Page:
interfaith and dialogue

I’m always delighted when I see examples of genuine contact and interaction between traditions with which I am familiar. All traditions are not the same of course, that would be like saying that all languages are the same, but sometimes they do come beautifully together, as seen in this event described by Kyōshin at Echoes of the Name:

The end of my formal retreat coincided with a visit by two Korean monks, of the Seon Jogye order, who had come to present our temple with some relics of Sakyamuni Buddha. How this amazing event came about is a rather complicated story which I am not entirely familiar with.  However  the essential point is that despite all the historical problems between Korea and Japan – involving war, occupation and cultural destruction – individual people in the Korean and Japanese Buddhist communities have worked hard over decades to create friendship, understanding and reconciliation between their countries, cultures, and faiths.  The presentation of the relics is just a small chapter in that story, albeit one of huge symbolic significance.

Please do visit Kyōshin’s wonderful group blog, a thoughtful and pretty comprehensive site in the Japanese Jōdo Shinshū tradition, to read the rest of his account of the ceremony. The full blog post is here.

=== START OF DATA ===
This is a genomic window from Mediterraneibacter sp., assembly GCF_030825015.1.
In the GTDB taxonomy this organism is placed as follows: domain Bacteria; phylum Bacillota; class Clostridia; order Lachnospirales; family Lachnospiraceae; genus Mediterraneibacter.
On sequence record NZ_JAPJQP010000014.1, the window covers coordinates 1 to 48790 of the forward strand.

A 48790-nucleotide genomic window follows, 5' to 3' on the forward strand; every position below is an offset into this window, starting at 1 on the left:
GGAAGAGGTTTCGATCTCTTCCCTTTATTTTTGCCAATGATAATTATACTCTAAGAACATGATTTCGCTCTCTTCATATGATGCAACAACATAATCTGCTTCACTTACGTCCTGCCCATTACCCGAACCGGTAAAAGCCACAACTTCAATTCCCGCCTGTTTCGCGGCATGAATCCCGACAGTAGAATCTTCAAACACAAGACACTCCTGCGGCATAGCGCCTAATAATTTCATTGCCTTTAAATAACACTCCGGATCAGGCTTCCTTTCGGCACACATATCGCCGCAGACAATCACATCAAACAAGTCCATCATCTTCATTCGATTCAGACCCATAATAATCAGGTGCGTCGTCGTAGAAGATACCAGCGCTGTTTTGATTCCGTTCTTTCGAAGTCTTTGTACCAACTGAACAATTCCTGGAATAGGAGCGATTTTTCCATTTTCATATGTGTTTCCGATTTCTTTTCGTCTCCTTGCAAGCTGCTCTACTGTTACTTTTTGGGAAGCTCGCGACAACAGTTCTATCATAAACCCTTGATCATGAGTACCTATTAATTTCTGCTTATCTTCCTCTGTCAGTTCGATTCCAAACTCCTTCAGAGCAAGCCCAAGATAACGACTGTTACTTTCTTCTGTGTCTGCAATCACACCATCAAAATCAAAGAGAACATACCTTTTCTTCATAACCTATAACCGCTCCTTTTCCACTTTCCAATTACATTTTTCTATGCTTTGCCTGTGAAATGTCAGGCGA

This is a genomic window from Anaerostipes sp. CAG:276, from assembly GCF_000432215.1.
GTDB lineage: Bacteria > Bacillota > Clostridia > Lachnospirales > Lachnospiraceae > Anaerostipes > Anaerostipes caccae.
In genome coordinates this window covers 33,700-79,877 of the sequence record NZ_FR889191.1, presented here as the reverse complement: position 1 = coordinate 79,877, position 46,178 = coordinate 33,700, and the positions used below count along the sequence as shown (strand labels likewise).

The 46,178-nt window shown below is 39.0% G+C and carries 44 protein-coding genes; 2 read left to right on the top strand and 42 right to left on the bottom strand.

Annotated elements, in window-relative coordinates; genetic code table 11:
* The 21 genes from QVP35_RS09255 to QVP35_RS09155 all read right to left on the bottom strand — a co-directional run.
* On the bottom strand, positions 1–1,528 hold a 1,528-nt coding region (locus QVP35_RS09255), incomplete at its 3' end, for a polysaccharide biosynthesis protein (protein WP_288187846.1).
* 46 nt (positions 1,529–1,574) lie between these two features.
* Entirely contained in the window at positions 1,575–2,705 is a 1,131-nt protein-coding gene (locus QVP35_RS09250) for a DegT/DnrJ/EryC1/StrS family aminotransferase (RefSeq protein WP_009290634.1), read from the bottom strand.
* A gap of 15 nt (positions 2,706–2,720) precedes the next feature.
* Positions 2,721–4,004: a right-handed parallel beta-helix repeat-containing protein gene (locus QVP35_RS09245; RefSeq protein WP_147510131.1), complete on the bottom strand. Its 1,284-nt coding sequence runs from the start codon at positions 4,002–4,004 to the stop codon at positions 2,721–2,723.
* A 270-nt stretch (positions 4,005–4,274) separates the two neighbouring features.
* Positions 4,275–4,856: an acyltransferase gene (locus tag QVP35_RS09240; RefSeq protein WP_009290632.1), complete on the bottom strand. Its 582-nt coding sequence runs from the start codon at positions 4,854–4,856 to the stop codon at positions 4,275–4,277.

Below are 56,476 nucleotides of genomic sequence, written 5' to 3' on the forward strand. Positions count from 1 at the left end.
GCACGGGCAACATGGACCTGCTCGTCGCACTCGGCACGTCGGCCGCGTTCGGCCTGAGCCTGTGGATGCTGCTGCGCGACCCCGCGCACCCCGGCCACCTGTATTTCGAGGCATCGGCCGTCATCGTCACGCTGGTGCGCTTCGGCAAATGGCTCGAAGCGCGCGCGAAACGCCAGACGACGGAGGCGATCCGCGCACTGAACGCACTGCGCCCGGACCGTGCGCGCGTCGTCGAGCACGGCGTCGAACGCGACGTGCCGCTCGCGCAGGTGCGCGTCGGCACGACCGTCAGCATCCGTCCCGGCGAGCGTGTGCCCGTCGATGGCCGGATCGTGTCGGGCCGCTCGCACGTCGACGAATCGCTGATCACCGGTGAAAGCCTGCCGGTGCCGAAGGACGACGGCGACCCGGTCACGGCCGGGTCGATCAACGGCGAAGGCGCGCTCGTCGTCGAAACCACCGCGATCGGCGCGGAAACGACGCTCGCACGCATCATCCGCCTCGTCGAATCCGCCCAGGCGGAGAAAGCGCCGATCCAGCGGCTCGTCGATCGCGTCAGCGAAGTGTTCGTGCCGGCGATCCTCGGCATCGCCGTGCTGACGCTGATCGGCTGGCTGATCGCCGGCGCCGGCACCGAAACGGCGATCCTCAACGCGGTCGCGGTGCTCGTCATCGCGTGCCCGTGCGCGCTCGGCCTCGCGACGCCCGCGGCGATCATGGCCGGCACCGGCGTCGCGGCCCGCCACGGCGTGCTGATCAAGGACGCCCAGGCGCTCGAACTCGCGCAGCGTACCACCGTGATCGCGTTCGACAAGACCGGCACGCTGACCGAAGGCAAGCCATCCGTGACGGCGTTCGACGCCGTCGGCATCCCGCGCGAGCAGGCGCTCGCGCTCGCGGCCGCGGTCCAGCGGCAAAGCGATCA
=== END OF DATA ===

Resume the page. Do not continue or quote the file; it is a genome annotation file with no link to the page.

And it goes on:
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NB: the image for this post was shamelessly stolen from the Japan galleries on Joseph’s amazing photo site here. Thank you Joseph!

notes from the workshop

The profound ability within me
is awakened not by words
but by the determination
to save all beings
– from The Great Compassion Dharani

Phra Pandit Bhikku, who so kindly supported the workshop through Littlebang in the weeks leading up to it, had warned me that some people who sign up for retreats don’t turn up on the day for one reason or another, but my fear was greater than that, I was worried that almost nobody would come at all.

And I was worried when nine o’clock came and went and nothing had started. I was worried about the fact I don’t have a camera and so wouldn’t be able to put up a picture for this post. I was worried about writing this post. About how the chants would work, about the tea and coffe, about a million things.

But after the first sitting meditation I opened my eyes and saw that all my worries were groundless. As we were sitting, Dr Lee Bhikkuni and two other Bhikkunis in their Thai orange robes had come in and taken seats, here from their centre in Rayong to support the event. And behind them sat some 25 to 30 participants, all enjoying that first deep restful sit.

Then Chong Go Sunim spoke about just what we do when we practice. I didn’t take notes, rather I listened intently. The hall was silent and Chong Go was unhurried, he didn’t use a microphone and that helped establish a calm and concentrated atmosphere. I became at ease. I smiled, glad of this chance to hear the Dharma.